That law allowed the Ports Authority to sell the property at less than its appraised value, if necessary. The agency still has not publicly said what that value is, citing the unfinished contract situation. In fact, when State Treasurer Curtis Loftis started to ask about the appraisal during Wednesday’s meeting, but was told his question was better suited for the executive session that is off-limits to the public.

Earlier this month, a local developer and other Port Royal residents sued the Ports Authority, claiming the agency had not acted as good stewards of the property. The lawsuit also claimed Beaufort County and the town had lost more than $7 million in property taxes while the land remained in state hands.

After the meeting, the Associated Press reports the governor told reporters the sale was in line with her goal of divesting surplus state property. “I have said for a long time that we don’t need to be in the real estate business,” she told reporters.

A Ports Authority spokeswoman said the contract will likely be finalized in the spring, as the developer has a 150-day due diligence period and 30 more days after that to close. Furman has not detailed its plans for the site, saying only that it will work with the town on a development plan .

State steps in after small business insurance co-op becomes insolvent

SCHCState officials say a network that offers health insurance coverage to roughly 500 small businesses has become insolvent and can no longer pay claims for its members.

The South Carolina Health Cooperative (SCHC) was created in 2012 as a way for small businesses to cover health insurance costs for more than 4,500 of their employees. However, the state Department of Insurance said Tuesday that its own examination of the Cooperative last month found serious financial issues and that the company’s reserve assets were likely fraudulent.

“The premiums they were charging were not sufficient enough to sustain payment of claims that were coming in,” agency director Raymond Farmer told South Carolina Radio Network. Worse, he said the cooperative only had two assets — two standby letters of credit totaling $8 million– which were security to pay claims if needed. But both letters were fraudulent.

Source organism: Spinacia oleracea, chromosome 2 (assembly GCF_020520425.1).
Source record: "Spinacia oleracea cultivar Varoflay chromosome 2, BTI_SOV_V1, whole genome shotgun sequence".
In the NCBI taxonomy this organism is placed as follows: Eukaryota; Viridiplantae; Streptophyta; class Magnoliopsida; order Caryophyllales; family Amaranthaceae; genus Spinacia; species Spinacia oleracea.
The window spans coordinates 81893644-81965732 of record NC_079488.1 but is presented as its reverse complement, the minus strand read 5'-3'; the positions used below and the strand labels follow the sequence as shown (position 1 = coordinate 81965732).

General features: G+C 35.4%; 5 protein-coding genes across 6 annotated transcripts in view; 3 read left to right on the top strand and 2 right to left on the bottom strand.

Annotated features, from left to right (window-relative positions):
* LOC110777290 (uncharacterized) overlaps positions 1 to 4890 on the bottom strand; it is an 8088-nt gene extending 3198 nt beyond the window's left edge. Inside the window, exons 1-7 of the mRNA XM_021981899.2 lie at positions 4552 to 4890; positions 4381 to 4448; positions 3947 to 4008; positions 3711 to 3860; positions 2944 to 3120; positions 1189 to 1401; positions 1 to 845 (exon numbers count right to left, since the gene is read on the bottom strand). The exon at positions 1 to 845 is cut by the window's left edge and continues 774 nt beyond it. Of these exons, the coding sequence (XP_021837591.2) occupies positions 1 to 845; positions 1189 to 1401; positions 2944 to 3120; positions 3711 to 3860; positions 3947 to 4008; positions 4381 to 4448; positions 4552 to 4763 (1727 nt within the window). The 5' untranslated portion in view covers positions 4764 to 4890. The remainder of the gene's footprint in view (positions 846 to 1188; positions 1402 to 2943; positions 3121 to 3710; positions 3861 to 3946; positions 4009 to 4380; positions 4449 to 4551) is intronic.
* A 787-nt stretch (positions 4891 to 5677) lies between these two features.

Farmer said  does not know how the cooperative obtained the fraudulent letters of credit.

The SCHC is private and is not directly affiliated with the state, but it is regulated and licensed as a rare insurance form known as Multiple Employer Welfare Arrangement (MEWA).

The Department of Insurance took over SCHC’s operations last month following a vote by the cooperative’s board of directors. The agency is has filed a petition to be appointed the rehabilitator of the company. If the Richland County Court of Common Pleas agrees, the rehabilitation period will be used to find a new insurer to help cover the member businesses. The rehab plan would also require the new plan to be self-sufficient. In the meantime, he recommends that beneficiaries work to get their own health insurance or other benefits immediately.

A call to the SCHC hotline was not immediately returned. The cooperative launched in 2010 to much fanfare, but did not start offering plans for another two years. The co-op’s CEO at the time Cooper Littlejohn received brief national attention as a 20-year-old Georgia Tech student. One state lawmaker had praised him for the innovative idea, calling it the new co-op a “breakthrough in cost containment.”

Matt Long contributed to this report

SLED report: Harrell paid self for flights to amusement park, baseball tournament

Bobby Harrell embraces his wife a few minutes after pleading guilty to six ethics counts last month

Bobby Harrell embraces his wife a few minutes after pleading guilty to six ethics counts last month

State police have now released their investigative report into former House Speaker Bobby Harrell, nearly one year after its completion led to charges against one of the most powerful men in the Statehouse.

The final eight pages of the report are blacked out, which a State Law Enforcement Division (SLED) spokesman said followed state laws allowing law enforcement to withhold information that could eventually be “used in a prospective law enforcement action.”